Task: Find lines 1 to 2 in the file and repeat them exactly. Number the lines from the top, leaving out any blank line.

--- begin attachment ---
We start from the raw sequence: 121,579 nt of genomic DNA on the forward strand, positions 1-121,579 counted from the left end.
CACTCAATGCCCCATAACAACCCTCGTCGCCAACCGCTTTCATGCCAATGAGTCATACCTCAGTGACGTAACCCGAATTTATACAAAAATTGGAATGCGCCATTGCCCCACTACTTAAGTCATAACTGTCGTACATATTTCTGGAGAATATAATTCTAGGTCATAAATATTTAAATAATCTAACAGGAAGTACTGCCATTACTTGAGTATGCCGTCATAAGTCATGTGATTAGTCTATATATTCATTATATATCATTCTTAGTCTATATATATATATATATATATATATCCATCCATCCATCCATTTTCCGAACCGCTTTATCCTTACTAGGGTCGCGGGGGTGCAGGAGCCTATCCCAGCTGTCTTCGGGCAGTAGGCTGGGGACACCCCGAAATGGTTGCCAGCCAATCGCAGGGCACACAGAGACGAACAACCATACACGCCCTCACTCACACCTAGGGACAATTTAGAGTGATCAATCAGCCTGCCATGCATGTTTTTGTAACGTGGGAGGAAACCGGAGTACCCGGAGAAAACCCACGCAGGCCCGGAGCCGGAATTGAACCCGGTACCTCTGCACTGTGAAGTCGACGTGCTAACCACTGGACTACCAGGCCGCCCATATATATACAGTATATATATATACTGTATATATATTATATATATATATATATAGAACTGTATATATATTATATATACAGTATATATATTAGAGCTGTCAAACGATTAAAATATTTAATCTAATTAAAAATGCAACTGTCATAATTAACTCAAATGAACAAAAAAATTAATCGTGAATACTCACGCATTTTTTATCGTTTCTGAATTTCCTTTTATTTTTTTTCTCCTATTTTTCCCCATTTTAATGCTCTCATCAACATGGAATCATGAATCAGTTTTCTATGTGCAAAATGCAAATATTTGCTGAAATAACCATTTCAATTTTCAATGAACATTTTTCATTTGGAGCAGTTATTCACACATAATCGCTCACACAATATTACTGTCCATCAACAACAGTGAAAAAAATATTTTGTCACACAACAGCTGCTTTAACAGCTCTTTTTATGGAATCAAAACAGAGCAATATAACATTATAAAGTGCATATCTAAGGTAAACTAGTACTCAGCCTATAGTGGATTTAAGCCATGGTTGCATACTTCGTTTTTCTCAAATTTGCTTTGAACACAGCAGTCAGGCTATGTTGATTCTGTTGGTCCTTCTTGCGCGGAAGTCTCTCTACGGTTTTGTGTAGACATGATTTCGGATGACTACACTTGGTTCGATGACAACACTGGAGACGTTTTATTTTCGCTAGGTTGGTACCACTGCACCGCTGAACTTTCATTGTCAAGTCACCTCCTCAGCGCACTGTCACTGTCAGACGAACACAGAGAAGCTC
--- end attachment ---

We start from the raw sequence: 121,579 nt of genomic DNA on the forward strand, positions 1-121,579 counted from the left end.
CACTCAATGCCCCATAACAACCCTCGTCGCCAACCGCTTTCATGCCAATGAGTCATACCTCAGTGACGTAACCCGAATTTATACAAAAATTGGAATGCGCCATTGCCCCACTACTTAAGTCATAACTGTCGTACATATTTCTGGAGAATATAATTCTAGGTCATAAATATTTAAATAATCTAACAGGAAGTACTGCCATTACTTGAGTATGCCGTCATAAGTCATGTGATTAGTCTATATATTCATTATATATCATTCTTAGTCTATATATATATATATATATATATATCCATCCATCCATCCATTTTCCGAACCGCTTTATCCTTACTAGGGTCGCGGGGGTGCAGGAGCCTATCCCAGCTGTCTTCGGGCAGTAGGCTGGGGACACCCCGAAATGGTTGCCAGCCAATCGCAGGGCACACAGAGACGAACAACCATACACGCCCTCACTCACACCTAGGGACAATTTAGAGTGATCAATCAGCCTGCCATGCATGTTTTTGTAACGTGGGAGGAAACCGGAGTACCCGGAGAAAACCCACGCAGGCCCGGAGCCGGAATTGAACCCGGTACCTCTGCACTGTGAAGTCGACGTGCTAACCACTGGACTACCAGGCCGCCCATATATATACAGTATATATATATACTGTATATATATTATATATATATATATATAGAACTGTATATATATTATATATACAGTATATATATTAGAGCTGTCAAACGATTAAAATATTTAATCTAATTAAAAATGCAACTGTCATAATTAACTCAAATGAACAAAAAAATTAATCGTGAATACTCACGCATTTTTTATCGTTTCTGAATTTCCTTTTATTTTTTTTCTCCTATTTTTCCCCATTTTAATGCTCTCATCAACATGGAATCATGAATCAGTTTTCTATGTGCAAAATGCAAATATTTGCTGAAATAACCATTTCAATTTTCAATGAACATTTTTCATTTGGAGCAGTTATTCACACATAATCGCTCACACAATATTACTGTCCATCAACAACAGTGAAAAAAATATTTTGTCACACAACAGCTGCTTTAACAGCTCTTTTTATGGAATCAAAACAGAGCAATATAACATTATAAAGTGCATATCTAAGGTAAACTAGTACTCAGCCTATAGTGGATTTAAGCCATGGTTGCATACTTCGTTTTTCTCAAATTTGCTTTGAACACAGCAGTCAGGCTATGTTGATTCTGTTGGTCCTTCTTGCGCGGAAGTCTCTCTACGGTTTTGTGTAGACATGATTTCGGATGACTACACTTGGTTCGATGACAACACTGGAGACGTTTTATTTTCGCTAGGTTGGTACCACTGCACCGCTGAACTTTCATTGTCAAGTCACCTCCTCAGCGCACTGTCACTGTCAGACGAACACAGAGAAGCTC